Divorce Costs as a Litigant in Person
Have you been sent a Divorce Petition which claims that you pay the Divorce Costs and are uncertain what to do?
1. The first consideration is who has signed the Divorce Petition is it your spouse or their Solicitor?
If it is your spouse, then they are acting as a Litigant in Person and the amount they can claim in Costs against you is limited. The law here is a little more complex, but to put simply in a Divorce case the maximum hourly rate is £18 an hour if they elect for the hourly rate, although if they can prove actual financial loss, ( eg. they have done the work preparing the divorce documents when they would have worked for example as an Architect earning £50 pounds an hour they could claim that rate. I am not aware of anyone who has successfully proved #financial loss in a Divorce case where acting as Litigant in Person) so I would suggest considering the £18 pounds an hour rate to give you an idea. Very loosely, without considering any time expended on research and using the previous legal aid time frame of 3 hours work for a straightforward Divorce would give you a figure of £54 pounds, plus any court fees paid.
2. The second consideration is, would your spouse have qualified for fee exemption or remission? If so, there may not be any Court Fees so your spouse could not claim these against you. That gives you an idea of the amount that could be claimed against you.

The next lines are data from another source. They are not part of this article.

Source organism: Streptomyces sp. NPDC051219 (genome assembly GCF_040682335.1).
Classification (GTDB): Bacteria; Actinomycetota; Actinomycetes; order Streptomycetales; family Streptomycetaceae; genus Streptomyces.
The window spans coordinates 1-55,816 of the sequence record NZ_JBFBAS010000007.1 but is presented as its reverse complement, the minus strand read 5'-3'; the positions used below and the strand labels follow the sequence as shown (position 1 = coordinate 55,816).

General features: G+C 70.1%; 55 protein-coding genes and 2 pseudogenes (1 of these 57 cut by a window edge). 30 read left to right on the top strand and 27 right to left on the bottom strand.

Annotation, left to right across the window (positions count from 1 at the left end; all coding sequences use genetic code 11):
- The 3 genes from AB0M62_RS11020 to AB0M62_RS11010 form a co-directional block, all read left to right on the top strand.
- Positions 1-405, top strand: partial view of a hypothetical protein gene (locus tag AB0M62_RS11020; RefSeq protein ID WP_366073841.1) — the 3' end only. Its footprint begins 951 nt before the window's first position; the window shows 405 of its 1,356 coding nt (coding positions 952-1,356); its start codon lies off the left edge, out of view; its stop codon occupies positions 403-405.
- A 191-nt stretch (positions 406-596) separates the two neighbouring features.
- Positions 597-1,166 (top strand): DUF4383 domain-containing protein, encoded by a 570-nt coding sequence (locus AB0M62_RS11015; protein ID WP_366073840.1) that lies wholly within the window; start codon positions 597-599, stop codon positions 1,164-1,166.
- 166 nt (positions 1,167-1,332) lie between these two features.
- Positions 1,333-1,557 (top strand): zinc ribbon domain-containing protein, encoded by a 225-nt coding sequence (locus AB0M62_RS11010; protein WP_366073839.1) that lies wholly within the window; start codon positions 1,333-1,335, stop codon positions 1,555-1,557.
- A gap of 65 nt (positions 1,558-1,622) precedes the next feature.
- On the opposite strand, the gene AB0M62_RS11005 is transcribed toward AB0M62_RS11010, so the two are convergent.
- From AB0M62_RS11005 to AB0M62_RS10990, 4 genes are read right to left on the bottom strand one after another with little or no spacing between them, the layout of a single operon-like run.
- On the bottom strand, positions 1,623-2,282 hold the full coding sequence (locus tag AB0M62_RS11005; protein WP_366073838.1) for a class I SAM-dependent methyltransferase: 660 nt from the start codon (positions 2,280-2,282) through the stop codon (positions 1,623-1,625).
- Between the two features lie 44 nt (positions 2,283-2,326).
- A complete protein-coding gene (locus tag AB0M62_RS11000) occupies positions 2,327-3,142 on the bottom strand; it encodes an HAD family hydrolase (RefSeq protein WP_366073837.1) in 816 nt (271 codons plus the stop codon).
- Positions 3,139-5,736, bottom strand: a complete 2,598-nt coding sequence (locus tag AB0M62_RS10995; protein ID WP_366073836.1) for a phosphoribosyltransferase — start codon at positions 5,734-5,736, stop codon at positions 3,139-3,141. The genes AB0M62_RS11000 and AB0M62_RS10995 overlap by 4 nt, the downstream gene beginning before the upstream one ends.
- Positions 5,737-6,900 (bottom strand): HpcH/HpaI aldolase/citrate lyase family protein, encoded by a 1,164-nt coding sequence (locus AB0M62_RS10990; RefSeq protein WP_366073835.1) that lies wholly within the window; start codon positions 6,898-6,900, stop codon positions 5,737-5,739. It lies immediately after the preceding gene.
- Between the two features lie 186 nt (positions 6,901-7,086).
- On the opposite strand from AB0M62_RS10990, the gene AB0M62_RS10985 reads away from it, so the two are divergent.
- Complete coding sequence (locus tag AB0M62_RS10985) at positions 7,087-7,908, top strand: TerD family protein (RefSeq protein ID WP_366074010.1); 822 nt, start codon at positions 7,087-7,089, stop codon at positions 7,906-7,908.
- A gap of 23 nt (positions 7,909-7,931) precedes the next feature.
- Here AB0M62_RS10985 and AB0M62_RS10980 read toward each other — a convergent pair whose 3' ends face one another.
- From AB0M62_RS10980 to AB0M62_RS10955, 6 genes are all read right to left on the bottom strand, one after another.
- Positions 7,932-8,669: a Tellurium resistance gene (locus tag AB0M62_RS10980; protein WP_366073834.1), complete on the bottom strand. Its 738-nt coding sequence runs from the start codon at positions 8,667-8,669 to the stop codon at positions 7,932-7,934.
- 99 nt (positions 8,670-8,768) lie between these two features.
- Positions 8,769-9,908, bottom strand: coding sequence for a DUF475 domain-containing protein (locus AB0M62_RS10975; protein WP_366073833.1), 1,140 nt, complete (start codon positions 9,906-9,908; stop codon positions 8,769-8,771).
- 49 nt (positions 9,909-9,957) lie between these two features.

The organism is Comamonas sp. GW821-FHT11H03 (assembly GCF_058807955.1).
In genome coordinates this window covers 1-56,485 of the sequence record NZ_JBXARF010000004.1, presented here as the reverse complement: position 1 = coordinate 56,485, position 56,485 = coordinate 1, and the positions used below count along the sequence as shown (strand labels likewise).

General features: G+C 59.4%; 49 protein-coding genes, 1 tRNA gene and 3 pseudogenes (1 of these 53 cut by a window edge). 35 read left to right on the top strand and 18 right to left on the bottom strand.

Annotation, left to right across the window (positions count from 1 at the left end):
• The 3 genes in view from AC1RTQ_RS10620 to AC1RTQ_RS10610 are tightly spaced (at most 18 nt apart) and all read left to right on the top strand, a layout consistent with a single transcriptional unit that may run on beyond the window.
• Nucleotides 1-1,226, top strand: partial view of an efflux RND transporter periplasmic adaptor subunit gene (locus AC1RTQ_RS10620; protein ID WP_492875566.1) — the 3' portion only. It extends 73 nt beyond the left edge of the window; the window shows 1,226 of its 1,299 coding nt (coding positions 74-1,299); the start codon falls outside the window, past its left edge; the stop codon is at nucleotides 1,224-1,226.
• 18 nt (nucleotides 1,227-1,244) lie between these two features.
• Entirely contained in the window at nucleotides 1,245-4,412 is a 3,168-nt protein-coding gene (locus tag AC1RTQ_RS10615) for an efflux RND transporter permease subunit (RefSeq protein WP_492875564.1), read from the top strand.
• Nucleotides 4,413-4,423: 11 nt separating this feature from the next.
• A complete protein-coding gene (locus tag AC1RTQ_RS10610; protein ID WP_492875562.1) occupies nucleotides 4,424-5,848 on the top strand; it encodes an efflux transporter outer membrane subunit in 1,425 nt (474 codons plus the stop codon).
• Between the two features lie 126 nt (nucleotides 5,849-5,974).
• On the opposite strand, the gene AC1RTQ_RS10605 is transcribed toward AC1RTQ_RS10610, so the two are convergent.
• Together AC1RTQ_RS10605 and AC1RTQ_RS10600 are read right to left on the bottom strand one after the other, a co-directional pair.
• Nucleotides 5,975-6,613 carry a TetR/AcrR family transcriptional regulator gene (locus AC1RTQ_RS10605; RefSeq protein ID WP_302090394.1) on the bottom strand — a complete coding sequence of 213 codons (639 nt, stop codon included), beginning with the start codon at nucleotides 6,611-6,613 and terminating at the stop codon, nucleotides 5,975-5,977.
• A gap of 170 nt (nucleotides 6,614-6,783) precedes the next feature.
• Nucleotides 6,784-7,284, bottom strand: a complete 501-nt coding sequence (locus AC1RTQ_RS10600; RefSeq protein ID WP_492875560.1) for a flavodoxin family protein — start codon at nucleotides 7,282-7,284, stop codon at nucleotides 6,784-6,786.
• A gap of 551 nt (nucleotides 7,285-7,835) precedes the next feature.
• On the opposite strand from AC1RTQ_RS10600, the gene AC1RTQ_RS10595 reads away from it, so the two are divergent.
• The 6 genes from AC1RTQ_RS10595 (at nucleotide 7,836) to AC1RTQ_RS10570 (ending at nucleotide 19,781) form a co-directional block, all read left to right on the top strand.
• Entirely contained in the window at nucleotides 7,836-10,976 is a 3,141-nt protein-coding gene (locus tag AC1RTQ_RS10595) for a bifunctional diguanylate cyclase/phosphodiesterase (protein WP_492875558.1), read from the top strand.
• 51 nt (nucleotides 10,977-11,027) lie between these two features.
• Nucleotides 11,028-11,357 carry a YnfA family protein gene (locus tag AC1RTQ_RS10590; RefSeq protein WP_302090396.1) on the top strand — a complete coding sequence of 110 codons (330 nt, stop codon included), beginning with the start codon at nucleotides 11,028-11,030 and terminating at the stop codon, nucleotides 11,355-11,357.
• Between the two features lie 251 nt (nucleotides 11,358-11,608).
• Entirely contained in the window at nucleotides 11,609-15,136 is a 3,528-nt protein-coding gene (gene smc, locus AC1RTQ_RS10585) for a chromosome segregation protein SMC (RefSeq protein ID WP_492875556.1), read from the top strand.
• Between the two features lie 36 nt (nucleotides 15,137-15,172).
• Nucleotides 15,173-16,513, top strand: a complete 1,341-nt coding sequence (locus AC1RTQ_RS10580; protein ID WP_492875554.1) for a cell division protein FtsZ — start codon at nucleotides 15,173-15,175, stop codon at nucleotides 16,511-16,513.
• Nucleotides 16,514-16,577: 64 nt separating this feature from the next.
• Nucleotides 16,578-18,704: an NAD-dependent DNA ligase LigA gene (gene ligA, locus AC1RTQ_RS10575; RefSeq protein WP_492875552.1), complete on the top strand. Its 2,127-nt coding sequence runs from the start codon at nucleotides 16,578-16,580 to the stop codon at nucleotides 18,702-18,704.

3. The third consideration is whether you do object to paying the Divorce Costs? If so, and you are representing yourself in the Divorce, you will need to complete the Acknowledgement of Service Form. In the section that asks you about costs, you will need to say that you object to paying the costs. It is helpful to put a reason here. The Judge when he considers whether to grant the Decree Nisi of Divorce will either not make an Order for Costs based upon your objection or will list a hearing for you both to attend to argue whether there should be a costs order made. Even if the Judge makes a costs order, the other party would then need to make an application to enforce the costs order against you using enforcement proceedings.
Alternative ways of dealing with the Divorce Cost Claim include dealing with them as part of the financial settlement. If there are financial matters to be agreed between, as part of the settlement there could be an agreement for the costs order not be enforced. The simplest way if you are on amicable or civil terms with your spouse, would be to speak to them and come to an agreement, for example, to share any court fees payable and if none, that your spouse does not proceed with the claim for costs.
Your spouse can amend the petition when applying for the Decree Nisi to delete the claim for costs or amend to say that the only costs are the court fees which are to be shared equally between you. Just make sure that your conversation is "Without Prejudice" as they can proceed with the divorce proving you have been served with the Petition without you returning the Acknowledgement of Sevice Form. I have had clients who are really certain that their spouse will not claim costs and just allowed the Petition to proceed, even if it means a costs order. As with everything in Family Law, it depends upon the personal circumstances of your case and the relationship between yourself and spouse.
I will have a look at the situation where a Solicitor has signed th Divorce Petiton in a separate post.